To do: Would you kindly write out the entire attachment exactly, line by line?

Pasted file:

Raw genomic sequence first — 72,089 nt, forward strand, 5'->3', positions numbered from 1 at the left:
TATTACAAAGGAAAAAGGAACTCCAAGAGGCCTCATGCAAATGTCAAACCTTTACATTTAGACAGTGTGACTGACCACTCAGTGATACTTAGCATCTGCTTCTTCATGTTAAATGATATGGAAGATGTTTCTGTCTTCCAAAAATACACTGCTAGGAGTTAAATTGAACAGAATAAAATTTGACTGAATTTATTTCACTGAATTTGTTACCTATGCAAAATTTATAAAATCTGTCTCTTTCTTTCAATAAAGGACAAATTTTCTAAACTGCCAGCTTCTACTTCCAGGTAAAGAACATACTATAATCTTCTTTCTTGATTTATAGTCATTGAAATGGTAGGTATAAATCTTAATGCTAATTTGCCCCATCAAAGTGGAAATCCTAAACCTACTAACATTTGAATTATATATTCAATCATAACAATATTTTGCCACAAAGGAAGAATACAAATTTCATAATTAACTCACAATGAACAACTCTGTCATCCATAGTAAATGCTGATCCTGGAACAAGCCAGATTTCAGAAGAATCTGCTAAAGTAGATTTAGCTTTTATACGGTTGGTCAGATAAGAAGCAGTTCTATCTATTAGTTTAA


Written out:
Raw genomic sequence first — 72,089 nt, forward strand, 5'->3', positions numbered from 1 at the left:
TATTACAAAGGAAAAAGGAACTCCAAGAGGCCTCATGCAAATGTCAAACCTTTACATTTAGACAGTGTGACTGACCACTCAGTGATACTTAGCATCTGCTTCTTCATGTTAAATGATATGGAAGATGTTTCTGTCTTCCAAAAATACACTGCTAGGAGTTAAATTGAACAGAATAAAATTTGACTGAATTTATTTCACTGAATTTGTTACCTATGCAAAATTTATAAAATCTGTCTCTTTCTTTCAATAAAGGACAAATTTTCTAAACTGCCAGCTTCTACTTCCAGGTAAAGAACATACTATAATCTTCTTTCTTGATTTATAGTCATTGAAATGGTAGGTATAAATCTTAATGCTAATTTGCCCCATCAAAGTGGAAATCCTAAACCTACTAACATTTGAATTATATATTCAATCATAACAATATTTTGCCACAAAGGAAGAATACAAATTTCATAATTAACTCACAATGAACAACTCTGTCATCCATAGTAAATGCTGATCCTGGAACAAGCCAGATTTCAGAAGAATCTGCTAAAGTAGATTTAGCTTTTATACGGTTGGTCAGATAAGAAGCAGTTCTATCTATTAGTTTAA